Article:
Q. And what happened after your parents were shot?
A. The rebels, they take me.
Q. And how did the Lord’s Resistance Army take you?
How did they force you to go with them?
A. They tie me on the rope, on the hand with other
three people and then they take us to the camp.
C.A.R. 201; App. at 5.
The LRA forced him to perform manual labor using
threats of physical harm. He testified,
We had to fetch water, to fetch firewood and also
when we go to fight, they also give us the gun and they
put us in the front and, and we go to fight. Also when
we fight, they tell us to, to remove the uniform from the
dead soldiers. The uniform and the, and the gun and
C.A.R. at 205.
He was repeatedly threatened and was beaten on more
than one occasion for failing to adhere to LRA orders.
C.A.R. at 206-07, 218-19. Lukwago was exposed to the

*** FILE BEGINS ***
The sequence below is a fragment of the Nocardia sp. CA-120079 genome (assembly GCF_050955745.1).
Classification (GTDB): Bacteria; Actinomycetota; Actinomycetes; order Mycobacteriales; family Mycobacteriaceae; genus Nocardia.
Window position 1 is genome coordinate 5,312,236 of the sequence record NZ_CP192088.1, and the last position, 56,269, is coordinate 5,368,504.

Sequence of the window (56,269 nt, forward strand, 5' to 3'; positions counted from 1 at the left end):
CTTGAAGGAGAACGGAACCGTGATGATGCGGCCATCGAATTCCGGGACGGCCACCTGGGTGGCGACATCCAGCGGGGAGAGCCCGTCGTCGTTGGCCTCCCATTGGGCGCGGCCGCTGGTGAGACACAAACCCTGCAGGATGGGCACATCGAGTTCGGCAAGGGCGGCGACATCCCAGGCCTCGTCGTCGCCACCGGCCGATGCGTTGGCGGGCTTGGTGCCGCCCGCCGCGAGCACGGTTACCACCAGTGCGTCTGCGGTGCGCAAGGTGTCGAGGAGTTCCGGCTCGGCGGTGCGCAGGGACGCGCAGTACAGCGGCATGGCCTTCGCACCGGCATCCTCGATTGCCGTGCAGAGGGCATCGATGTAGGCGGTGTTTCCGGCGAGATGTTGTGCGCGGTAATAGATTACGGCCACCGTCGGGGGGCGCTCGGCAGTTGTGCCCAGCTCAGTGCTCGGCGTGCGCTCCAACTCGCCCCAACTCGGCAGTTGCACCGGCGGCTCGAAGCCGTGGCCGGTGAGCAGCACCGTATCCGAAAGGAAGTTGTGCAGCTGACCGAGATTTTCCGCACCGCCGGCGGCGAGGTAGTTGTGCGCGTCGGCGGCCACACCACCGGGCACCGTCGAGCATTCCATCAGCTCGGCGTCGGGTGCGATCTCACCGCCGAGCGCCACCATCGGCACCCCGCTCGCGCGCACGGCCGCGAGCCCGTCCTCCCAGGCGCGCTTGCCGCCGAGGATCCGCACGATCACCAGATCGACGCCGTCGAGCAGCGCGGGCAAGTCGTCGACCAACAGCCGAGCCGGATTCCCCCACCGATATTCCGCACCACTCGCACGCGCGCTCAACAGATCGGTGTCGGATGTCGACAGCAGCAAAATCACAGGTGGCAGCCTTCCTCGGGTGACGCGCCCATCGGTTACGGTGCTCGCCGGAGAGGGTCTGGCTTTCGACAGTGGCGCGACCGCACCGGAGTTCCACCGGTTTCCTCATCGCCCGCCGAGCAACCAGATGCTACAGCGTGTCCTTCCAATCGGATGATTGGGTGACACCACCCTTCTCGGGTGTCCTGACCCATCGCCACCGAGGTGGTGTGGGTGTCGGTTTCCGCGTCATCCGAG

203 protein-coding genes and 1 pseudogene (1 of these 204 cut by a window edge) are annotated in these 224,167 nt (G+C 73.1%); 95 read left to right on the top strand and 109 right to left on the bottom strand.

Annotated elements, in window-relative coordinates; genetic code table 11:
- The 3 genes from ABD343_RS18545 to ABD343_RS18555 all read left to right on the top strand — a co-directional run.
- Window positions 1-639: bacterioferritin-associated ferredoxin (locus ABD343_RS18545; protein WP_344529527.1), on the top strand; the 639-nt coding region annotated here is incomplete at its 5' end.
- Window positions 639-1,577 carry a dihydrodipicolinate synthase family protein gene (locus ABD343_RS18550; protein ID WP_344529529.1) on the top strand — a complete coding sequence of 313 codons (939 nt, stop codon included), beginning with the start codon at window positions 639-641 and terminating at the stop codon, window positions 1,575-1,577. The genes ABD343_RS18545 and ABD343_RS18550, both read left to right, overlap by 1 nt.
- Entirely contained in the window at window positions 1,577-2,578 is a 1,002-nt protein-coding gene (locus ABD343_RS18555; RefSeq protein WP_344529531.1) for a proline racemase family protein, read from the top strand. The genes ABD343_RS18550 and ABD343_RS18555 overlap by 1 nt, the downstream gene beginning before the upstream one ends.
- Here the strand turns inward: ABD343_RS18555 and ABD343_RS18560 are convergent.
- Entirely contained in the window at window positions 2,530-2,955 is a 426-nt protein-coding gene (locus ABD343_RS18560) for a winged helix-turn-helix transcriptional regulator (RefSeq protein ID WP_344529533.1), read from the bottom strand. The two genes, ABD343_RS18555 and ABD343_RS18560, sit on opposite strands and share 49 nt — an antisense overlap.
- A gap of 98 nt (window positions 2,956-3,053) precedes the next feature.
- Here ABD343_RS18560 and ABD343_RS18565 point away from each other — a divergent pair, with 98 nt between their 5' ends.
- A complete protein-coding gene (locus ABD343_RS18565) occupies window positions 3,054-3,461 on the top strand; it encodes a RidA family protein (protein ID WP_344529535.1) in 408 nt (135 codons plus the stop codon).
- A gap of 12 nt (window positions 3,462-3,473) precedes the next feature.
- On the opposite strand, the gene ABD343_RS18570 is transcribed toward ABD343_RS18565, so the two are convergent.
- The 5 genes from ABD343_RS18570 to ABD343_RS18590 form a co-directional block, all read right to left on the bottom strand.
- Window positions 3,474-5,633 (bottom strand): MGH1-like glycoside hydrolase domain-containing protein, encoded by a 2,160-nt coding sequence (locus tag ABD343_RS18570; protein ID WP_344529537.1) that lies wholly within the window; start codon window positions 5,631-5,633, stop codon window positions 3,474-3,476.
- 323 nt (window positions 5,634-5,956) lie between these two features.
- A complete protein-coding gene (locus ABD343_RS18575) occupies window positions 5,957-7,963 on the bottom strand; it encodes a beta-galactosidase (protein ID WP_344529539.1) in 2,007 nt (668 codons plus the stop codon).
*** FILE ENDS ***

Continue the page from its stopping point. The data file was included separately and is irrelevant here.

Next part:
killing and physical torture of his fellow captives, innocent
civilians, and government soldiers. C.A.R. at 205-06, 229-
30, 265. He stated,
We steal those people’s food, their animals, bombing
their houses and sometimes the rebels, they cut the
people’s, the people’s lips like this here. This and
sometime they, their fingers.
C.A.R. at 230.
Moreover, he was forced to place his life in jeopardy in
battles against government forces. C.A.R. at 205-06. He
was subjected to all of this physical and psychological
abuse as a mere 15 year old boy. He was confined against
his will for four months, only to escape in the face of a
significant risk of death. There could be no question that
the LRA’s treatment of Lukwago “constitute[d] a real threat
to [his] life or freedom.” Lin, 238 F.3d at 244.
The INS argues that forced military conscription does not
constitute persecution. Lukwago responds that the INS did